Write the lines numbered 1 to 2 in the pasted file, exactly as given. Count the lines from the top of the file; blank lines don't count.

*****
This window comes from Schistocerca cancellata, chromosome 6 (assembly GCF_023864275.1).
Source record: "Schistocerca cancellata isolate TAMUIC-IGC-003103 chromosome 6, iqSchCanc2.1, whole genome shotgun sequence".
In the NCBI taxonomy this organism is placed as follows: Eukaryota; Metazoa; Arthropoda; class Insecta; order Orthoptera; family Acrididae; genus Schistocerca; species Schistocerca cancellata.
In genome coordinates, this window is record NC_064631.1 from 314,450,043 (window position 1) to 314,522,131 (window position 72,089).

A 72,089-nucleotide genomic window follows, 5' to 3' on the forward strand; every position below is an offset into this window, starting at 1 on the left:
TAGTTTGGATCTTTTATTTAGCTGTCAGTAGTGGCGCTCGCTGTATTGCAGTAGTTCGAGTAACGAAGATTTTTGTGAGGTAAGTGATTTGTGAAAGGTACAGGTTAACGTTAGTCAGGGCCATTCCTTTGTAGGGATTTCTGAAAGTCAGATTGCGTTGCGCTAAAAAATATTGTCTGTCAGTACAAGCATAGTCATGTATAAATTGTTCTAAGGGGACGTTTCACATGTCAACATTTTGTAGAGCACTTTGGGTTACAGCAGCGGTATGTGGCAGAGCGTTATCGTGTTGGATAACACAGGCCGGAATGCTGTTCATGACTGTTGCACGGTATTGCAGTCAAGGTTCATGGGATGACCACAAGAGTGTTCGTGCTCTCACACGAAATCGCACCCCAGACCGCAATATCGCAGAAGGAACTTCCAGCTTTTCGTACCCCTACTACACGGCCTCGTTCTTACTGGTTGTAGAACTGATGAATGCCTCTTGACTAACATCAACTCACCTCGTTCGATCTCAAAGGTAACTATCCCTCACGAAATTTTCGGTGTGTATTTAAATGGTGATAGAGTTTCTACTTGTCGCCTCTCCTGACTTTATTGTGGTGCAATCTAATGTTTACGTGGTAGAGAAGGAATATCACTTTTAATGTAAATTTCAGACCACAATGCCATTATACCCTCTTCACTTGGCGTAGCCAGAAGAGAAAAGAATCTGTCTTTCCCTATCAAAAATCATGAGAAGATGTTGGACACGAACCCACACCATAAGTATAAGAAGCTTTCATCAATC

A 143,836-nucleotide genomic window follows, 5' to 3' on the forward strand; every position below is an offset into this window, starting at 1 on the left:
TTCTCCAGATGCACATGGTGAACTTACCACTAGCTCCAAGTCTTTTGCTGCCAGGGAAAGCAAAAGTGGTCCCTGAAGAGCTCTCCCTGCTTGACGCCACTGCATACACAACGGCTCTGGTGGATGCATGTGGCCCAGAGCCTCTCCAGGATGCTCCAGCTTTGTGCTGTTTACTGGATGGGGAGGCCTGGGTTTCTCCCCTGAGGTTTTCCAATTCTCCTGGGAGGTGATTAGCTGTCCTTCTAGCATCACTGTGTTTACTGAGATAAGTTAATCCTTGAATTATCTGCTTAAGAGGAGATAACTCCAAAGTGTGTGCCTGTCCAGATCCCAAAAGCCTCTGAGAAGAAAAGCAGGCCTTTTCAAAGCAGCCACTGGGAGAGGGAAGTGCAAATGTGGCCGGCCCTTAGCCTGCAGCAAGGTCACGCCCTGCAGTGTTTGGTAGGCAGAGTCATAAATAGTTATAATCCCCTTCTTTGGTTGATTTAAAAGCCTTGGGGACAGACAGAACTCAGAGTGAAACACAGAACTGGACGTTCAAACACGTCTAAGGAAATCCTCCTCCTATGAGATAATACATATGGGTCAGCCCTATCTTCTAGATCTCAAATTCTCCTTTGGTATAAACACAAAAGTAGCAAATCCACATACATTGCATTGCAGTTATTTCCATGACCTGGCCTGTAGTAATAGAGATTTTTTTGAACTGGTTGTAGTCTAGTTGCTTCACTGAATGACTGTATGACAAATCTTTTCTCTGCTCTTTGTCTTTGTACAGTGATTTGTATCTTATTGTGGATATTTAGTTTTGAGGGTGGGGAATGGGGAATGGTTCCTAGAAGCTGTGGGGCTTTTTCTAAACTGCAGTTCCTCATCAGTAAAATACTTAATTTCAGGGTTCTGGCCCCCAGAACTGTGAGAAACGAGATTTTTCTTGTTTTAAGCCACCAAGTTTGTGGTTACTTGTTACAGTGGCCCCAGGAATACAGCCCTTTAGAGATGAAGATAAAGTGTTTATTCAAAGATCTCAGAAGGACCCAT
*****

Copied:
This window comes from Schistocerca cancellata, chromosome 6 (assembly GCF_023864275.1).
Source record: "Schistocerca cancellata isolate TAMUIC-IGC-003103 chromosome 6, iqSchCanc2.1, whole genome shotgun sequence".